Radio Killed the Video Stars

Date: Thu Nov 22 2001 - 00:07:17 MST

"Mesh radio" can deliver super-fast internet for all 19:00 21 November 01
Barry Fox
A new type of high-capacity wireless network called mesh radio will get its
first users early in 2002 - a hundred lucky households in Cardiff, Wales.

>>It will let them watch movies on demand, hold broadcast-quality video chats
their neighbours, and download from the internet at a blistering four
per second - many times the speed of wired broadband delivery systems like
and cable modems.

Even better, says its developers, mesh radio will not slow down when a lot of
people try to use it at the same time. Home ADSL services typically provide a
maximum data rate of 500 kilobits per second, but the bandwidth available to
user is much lower if several people in the street are online at the same
Cable modems are similar.

Conventional wireless data systems, known as multipoint video distribution
services (MVDS) networks, use a powerful base station with a tall antenna to
broadcast to homes over a wide area. Also dubbed "wireless cable" networks,
are often used in rural areas in the US where it's uneconomic to lay cable.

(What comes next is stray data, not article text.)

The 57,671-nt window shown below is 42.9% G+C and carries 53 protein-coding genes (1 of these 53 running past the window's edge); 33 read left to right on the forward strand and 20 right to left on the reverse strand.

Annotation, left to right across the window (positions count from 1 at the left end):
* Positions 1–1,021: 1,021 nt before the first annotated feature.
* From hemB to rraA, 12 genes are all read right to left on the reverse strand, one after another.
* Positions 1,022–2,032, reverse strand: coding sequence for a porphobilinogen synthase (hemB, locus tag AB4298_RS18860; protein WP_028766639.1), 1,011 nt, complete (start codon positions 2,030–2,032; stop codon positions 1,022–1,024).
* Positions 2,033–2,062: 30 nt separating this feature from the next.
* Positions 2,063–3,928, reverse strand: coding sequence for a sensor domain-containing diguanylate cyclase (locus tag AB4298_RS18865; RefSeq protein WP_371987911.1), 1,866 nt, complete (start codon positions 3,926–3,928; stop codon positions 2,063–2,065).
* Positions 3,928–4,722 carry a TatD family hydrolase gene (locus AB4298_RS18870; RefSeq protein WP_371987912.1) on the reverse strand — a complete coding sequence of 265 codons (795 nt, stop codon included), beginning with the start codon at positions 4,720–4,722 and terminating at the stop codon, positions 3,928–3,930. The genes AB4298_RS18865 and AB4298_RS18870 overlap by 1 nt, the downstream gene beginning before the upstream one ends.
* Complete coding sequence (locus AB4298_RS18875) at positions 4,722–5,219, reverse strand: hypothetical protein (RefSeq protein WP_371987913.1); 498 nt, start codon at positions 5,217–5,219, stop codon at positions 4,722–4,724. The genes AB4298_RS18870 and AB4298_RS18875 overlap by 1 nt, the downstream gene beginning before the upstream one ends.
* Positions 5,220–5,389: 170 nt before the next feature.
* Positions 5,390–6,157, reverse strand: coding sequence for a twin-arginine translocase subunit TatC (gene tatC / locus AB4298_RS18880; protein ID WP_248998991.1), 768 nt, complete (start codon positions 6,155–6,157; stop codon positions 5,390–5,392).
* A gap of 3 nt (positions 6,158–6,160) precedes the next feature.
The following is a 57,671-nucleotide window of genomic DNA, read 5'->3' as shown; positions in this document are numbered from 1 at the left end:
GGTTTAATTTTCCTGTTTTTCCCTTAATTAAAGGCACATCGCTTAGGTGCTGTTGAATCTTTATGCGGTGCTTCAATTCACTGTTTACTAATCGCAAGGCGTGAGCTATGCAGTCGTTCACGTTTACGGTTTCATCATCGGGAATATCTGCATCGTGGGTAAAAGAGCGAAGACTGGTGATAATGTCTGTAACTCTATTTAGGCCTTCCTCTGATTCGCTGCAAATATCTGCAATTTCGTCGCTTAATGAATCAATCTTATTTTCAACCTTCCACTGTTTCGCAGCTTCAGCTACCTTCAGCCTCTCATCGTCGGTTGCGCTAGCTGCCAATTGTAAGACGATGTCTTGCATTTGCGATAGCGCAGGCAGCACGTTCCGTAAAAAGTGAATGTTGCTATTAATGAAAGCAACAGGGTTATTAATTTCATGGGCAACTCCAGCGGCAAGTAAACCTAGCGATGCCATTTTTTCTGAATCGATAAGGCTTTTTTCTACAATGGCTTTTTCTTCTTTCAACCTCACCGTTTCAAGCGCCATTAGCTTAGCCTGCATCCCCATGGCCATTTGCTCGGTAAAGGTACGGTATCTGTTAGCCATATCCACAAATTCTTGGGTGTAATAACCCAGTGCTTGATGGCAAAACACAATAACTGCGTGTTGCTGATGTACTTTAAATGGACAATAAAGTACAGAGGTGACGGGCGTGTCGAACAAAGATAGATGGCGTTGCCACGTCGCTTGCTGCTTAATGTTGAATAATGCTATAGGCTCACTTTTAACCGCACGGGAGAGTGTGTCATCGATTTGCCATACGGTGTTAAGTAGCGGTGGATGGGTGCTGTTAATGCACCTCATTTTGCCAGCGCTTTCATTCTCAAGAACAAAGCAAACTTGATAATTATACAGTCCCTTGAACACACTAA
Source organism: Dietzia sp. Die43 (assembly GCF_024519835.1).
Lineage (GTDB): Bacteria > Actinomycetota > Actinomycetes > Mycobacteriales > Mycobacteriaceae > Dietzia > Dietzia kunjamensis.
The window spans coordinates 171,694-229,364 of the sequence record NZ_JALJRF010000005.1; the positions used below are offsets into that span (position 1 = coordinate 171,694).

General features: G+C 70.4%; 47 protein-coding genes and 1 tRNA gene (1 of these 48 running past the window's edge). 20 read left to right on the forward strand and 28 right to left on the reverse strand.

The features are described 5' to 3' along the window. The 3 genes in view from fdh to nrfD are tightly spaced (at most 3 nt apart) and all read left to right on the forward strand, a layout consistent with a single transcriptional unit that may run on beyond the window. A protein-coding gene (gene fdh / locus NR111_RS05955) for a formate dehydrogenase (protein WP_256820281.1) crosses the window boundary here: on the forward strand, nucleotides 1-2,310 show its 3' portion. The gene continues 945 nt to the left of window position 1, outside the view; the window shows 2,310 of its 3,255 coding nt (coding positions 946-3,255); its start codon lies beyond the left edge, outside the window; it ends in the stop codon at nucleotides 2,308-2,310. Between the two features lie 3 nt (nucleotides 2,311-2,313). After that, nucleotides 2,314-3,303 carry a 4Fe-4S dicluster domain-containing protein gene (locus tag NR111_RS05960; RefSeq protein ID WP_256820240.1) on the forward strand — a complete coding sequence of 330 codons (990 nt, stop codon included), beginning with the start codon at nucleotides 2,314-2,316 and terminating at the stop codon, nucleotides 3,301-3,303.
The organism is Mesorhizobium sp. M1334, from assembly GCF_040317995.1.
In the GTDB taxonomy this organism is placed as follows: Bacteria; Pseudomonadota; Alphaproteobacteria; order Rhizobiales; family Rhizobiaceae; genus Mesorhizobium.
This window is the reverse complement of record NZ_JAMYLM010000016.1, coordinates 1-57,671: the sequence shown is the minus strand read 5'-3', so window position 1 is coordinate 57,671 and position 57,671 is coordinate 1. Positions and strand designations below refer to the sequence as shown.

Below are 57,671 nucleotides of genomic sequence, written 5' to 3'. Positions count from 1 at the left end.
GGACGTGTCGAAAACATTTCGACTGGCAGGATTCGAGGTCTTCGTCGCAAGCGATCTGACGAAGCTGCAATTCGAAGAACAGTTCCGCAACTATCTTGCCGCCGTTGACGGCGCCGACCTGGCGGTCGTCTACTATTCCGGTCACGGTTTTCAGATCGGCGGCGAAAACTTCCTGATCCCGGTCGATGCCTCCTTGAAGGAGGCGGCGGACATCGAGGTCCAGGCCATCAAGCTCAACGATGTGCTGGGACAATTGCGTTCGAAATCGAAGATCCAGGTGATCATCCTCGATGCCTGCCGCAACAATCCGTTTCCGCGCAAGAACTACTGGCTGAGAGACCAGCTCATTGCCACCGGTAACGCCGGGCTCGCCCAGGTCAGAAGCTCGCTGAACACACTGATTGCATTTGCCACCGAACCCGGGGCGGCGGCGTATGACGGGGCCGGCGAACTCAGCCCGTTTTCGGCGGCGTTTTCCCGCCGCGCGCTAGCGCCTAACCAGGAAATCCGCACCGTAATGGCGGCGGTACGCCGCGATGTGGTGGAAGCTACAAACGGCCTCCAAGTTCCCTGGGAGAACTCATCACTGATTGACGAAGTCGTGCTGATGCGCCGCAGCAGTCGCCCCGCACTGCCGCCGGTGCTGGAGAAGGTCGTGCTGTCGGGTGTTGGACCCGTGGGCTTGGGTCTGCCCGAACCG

But any tall buildings in the way, or even a tree, absorbs the signals,
blind spots where homes cannot communicate. As a result, a base station may
"see" only one-third of the homes in its area.
Mini base station

Mesh radio achieves nearly 100 per cent cover by turning each home into a
base station. A stubby unit on the roof, hides four directional antennas with
motors that automatically align them with other antennas on other houses.
This allows each node to communicate with several others at the same time. If
contact is lost, it can automatically readjust its antenna to point to a
different one.
A network control centre - or master node - connects to an optical-fibre
line connected to video and Internet resources. The data flowing round the
network is labelled so that each home has its own private, indirect
to the trunk.
The system on trial in Cardiff, and further trials planned for the US, Spain
Germany, works at 28 gigahertz - in the millimetre waveband. Later systems
work at 40 gigahertz. Two-way data rates of four megabits per second are said
be possible for up to 600 subscribers per square kilometre.

Health effects
The mesh radio idea has been developed and patented by Cambridge company
Radiant Networks, but it is a conventional telecoms company, BT, that's
running the
Cardiff consumer trial. BT already runs an ADSL service, and wants to see if
mesh idea works as well as Radiant predicts. Compared with cellphones, mesh
technology may raise fewer concerns over radiation health effects. It
operates at higher frequencies than the microwaves used by cellphone
networks, allowing the signals to travel high in the air in a tight
line-of-sight beam. Power levels will be less than one watt, whereas
cellphone masts push out eight watts...<<

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